Effects of an educational intervention on nurse practitioners' clinical breast examination techniques and ability to detect lumps in silicone breast models
Breast cancer continues to strike one in eight women during her lifetime in the United States. Until a cure is found, early detection offers the best treatment options and reduces mortality. The clinical breast examination has been found to be an effective screening tool for early detection. However, the technique has not been standardized in clinical trials, the literature, in training, or in practice even though research has suggested the most effective method for performing the technique.
This experimental equivalent groups posttest-only design study was done to determine the effects of the Gagnè Instructional Design Model of education on Louisiana nurse practitioners' clinical breast examination (CBE) technique and abilities to detect lumps in silicone breast models. Twenty-eight Louisiana nurse practitioners from varying specialties in two separate settings who agreed to participate were randomized into the control group or experimental group. Participants in the experimental group attended a Participants were then asked to examine 6 silicone breast models marking where they felt a lump requiring follow-up. Participants in the control group were asked to examine the silicone breast models prior to attending the educational session.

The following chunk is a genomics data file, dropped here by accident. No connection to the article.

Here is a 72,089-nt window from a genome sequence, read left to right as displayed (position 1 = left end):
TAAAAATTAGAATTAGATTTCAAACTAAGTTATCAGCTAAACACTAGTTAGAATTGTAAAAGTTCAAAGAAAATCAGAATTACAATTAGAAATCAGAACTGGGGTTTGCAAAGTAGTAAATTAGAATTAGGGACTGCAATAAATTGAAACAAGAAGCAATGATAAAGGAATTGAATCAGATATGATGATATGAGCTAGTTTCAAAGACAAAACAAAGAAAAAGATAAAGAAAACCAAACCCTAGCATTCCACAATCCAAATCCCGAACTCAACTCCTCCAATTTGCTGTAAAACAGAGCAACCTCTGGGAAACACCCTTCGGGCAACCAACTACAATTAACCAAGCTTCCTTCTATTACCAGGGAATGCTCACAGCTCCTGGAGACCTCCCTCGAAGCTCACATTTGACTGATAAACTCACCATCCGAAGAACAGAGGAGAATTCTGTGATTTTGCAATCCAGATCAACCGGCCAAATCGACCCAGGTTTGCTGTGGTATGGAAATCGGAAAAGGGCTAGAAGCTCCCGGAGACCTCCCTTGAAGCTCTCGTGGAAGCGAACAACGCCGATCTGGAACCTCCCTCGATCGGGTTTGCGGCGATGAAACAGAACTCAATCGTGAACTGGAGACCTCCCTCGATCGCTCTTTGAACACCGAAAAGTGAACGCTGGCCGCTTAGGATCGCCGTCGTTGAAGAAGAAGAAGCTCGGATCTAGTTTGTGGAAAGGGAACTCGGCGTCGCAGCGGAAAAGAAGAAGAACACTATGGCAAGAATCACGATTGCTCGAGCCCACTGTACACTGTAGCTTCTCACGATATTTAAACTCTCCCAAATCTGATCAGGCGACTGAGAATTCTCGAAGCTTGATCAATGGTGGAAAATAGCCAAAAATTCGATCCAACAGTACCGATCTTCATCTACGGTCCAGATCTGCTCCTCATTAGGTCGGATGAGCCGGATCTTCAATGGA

Multiple one-way analysis of variance were done to separately determine the relationships between the educational intervention and the nurse practitioners' CBE technique, number of lumps detected, and number of false positives identified. Results indicated that the educational intervention significantly improved both the CBE technique and number of lumps correctly identified. The third analysis indicated no significant difference in the educational intervention and number of false positives detected.